The alternative is to place the handle between your knees, the base pressed against your knee and a firm grip on the handlebar.This method is less safe that placing the chainsaw on the ground. Always make sure you have a firm footing and that the body is well balanced before pulling the cord.

Using the chainsaw

Common sense rules apply when using the chainsaw, but it is incredible the chances some people will take when the chainsaw is powered up.

The first rule is always to maintain proper footing and balance when handling a chainsaw. It can be easy to overreach and lose your composure.

Your body should never be contorted or twisted around when using a power saw. It is fare safer and indeed more efficient to set the saw to idle, change position, and carry on where you left off.

Sound positioning is vital in case the saw 'kicks back' which can happen if the top quarter of the blade gets pinched or hits a hard object.

The power of the saw 'kicks back' and the blade springs back towards the operator at high speed. A firm two-handed grip, balanced body and feet allow the operator to react quickly and safely.

Many modern chainsaws are fitted with a chain brake aimed at stopping the saw if kickback occurs.

It is always safer to apply pressure to the bottom of the chainsaw blade. It makes the saw much more comfortable to control and has a more natural feel.

Sometimes you need to cut with the topside of the blade. If you do this, avoid cutting with the top quadrant of the blade tip or kickback will almost certainly occur.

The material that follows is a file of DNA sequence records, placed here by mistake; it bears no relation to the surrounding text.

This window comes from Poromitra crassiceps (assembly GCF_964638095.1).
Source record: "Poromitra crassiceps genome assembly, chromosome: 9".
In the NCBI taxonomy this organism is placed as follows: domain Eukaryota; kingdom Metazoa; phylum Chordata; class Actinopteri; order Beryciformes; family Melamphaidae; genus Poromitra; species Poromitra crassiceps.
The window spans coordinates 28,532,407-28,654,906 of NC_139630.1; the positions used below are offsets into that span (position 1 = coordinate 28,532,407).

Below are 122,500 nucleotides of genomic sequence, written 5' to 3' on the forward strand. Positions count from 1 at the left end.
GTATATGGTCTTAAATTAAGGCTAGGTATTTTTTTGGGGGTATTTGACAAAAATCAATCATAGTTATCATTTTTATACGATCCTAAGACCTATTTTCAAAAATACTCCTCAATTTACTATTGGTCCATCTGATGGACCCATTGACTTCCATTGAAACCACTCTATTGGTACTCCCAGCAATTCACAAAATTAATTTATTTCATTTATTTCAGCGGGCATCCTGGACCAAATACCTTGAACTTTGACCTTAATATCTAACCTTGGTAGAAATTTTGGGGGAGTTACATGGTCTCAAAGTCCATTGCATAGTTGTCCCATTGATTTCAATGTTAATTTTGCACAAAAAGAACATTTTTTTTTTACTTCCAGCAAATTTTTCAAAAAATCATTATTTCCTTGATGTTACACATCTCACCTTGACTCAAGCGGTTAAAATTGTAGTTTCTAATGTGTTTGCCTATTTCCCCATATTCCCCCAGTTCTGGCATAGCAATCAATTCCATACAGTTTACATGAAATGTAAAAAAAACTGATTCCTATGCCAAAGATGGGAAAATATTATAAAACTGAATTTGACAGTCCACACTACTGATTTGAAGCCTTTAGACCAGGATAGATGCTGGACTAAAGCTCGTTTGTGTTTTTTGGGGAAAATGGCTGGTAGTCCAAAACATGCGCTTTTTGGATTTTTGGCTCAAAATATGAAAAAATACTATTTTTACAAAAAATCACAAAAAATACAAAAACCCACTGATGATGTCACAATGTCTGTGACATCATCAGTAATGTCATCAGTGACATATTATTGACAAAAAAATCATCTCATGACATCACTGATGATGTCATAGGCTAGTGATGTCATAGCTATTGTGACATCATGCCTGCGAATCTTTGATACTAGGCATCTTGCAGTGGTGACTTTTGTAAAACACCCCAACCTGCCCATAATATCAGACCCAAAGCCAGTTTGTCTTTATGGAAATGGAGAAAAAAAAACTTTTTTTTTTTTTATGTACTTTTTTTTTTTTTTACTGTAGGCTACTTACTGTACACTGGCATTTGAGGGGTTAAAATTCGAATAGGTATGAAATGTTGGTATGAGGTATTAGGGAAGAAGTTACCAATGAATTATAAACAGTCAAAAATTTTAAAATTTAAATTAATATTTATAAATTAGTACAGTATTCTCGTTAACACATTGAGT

It's also a good idea to wrap your thumb firmly around the front handle to get a good grip. The most common chainsaw injuries are to the thigh and arm, and the most common reason is the saw slipping out of control because of a loose grip.

And it is a good idea to check chain tension every hour or so and make adjustments when necessary. New chains will stretch with use, and loose chains can fly off the bar with dangerous results.

Chain tension is adjusted by ensuring the chain fits snug against the bar usually through an adjusting screw. The pressure is right when there is no slack between the chain and the bar groove yet the chain can be moved freely with a gloved hand.

Quick tips on chainsaw use

  • Carry a chainsaw by the from handle only, so there is no chance of accidentally revving up the blade.
  • Don't approach a chainsaw operator from behind. The noise of sawing will mean they can't hear you coming.
  • Never use a chainsaw alone. Someone will be needed to minister assistance or get help in case of an accident.
  • Keep the teeth sharp. A blunt chain is unsafe, difficult to work with and increases fatigue.
  • Make sure the saw is at full throttle when you cut into trunks.

the government's Health & Safety Executive has some clear and useful advice on chainsaw safety on its website here.

HSE investigations reveal that many serious injuries occur through chainsaw operators taking shortcuts and not following proper practice. Their web page has case studies of what happens when operators do not follow good practice, usually to save time.

The HSE produces a free PDF leaflet on Chainsaws at Work which outlines contains everything employers and workers need to know about working safely with a chainsaw.